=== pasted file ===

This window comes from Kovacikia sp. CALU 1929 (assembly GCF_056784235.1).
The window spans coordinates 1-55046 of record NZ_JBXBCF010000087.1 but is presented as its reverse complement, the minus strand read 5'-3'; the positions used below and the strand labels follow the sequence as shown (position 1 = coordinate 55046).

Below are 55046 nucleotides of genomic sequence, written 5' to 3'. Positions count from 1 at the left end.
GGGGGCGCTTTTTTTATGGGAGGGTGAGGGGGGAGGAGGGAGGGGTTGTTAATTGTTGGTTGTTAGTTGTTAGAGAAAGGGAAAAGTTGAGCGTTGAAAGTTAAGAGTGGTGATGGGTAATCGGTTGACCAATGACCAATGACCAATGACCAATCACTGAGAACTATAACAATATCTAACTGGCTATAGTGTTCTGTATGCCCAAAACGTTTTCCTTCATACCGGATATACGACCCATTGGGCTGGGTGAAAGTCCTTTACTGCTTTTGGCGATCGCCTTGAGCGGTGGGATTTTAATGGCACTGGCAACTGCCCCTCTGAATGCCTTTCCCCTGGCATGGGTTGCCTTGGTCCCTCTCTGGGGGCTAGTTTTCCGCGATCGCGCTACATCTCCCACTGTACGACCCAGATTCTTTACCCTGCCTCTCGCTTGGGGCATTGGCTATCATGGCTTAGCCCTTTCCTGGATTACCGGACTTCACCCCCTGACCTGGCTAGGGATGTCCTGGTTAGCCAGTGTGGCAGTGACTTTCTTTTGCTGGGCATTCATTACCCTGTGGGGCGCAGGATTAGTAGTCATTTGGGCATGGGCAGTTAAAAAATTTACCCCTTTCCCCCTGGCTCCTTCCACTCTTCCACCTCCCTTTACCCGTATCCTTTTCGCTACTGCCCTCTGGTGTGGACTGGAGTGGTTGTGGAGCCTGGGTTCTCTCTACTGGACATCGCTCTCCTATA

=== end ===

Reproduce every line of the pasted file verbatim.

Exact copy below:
This window comes from Kovacikia sp. CALU 1929 (assembly GCF_056784235.1).
The window spans coordinates 1-55046 of record NZ_JBXBCF010000087.1 but is presented as its reverse complement, the minus strand read 5'-3'; the positions used below and the strand labels follow the sequence as shown (position 1 = coordinate 55046).

Below are 55046 nucleotides of genomic sequence, written 5' to 3'. Positions count from 1 at the left end.
GGGGGCGCTTTTTTTATGGGAGGGTGAGGGGGGAGGAGGGAGGGGTTGTTAATTGTTGGTTGTTAGTTGTTAGAGAAAGGGAAAAGTTGAGCGTTGAAAGTTAAGAGTGGTGATGGGTAATCGGTTGACCAATGACCAATGACCAATGACCAATCACTGAGAACTATAACAATATCTAACTGGCTATAGTGTTCTGTATGCCCAAAACGTTTTCCTTCATACCGGATATACGACCCATTGGGCTGGGTGAAAGTCCTTTACTGCTTTTGGCGATCGCCTTGAGCGGTGGGATTTTAATGGCACTGGCAACTGCCCCTCTGAATGCCTTTCCCCTGGCATGGGTTGCCTTGGTCCCTCTCTGGGGGCTAGTTTTCCGCGATCGCGCTACATCTCCCACTGTACGACCCAGATTCTTTACCCTGCCTCTCGCTTGGGGCATTGGCTATCATGGCTTAGCCCTTTCCTGGATTACCGGACTTCACCCCCTGACCTGGCTAGGGATGTCCTGGTTAGCCAGTGTGGCAGTGACTTTCTTTTGCTGGGCATTCATTACCCTGTGGGGCGCAGGATTAGTAGTCATTTGGGCATGGGCAGTTAAAAAATTTACCCCTTTCCCCCTGGCTCCTTCCACTCTTCCACCTCCCTTTACCCGTATCCTTTTCGCTACTGCCCTCTGGTGTGGACTGGAGTGGTTGTGGAGCCTGGGTTCTCTCTACTGGACATCGCTCTCCTATA